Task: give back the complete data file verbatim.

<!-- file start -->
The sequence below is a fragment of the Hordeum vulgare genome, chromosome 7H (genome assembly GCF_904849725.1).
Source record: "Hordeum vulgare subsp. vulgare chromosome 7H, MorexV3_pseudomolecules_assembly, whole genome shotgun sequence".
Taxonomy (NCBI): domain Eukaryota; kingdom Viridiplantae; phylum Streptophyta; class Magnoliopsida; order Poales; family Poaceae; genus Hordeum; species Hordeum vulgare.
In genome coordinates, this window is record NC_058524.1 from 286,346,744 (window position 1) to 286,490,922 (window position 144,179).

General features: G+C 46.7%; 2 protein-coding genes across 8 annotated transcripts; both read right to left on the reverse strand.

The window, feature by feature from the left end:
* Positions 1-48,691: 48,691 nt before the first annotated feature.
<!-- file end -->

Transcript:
The sequence below is a fragment of the Hordeum vulgare genome, chromosome 7H (genome assembly GCF_904849725.1).
Source record: "Hordeum vulgare subsp. vulgare chromosome 7H, MorexV3_pseudomolecules_assembly, whole genome shotgun sequence".
Taxonomy (NCBI): domain Eukaryota; kingdom Viridiplantae; phylum Streptophyta; class Magnoliopsida; order Poales; family Poaceae; genus Hordeum; species Hordeum vulgare.
In genome coordinates, this window is record NC_058524.1 from 286,346,744 (window position 1) to 286,490,922 (window position 144,179).

General features: G+C 46.7%; 2 protein-coding genes across 8 annotated transcripts; both read right to left on the reverse strand.

The window, feature by feature from the left end:
* Positions 1-48,691: 48,691 nt before the first annotated feature.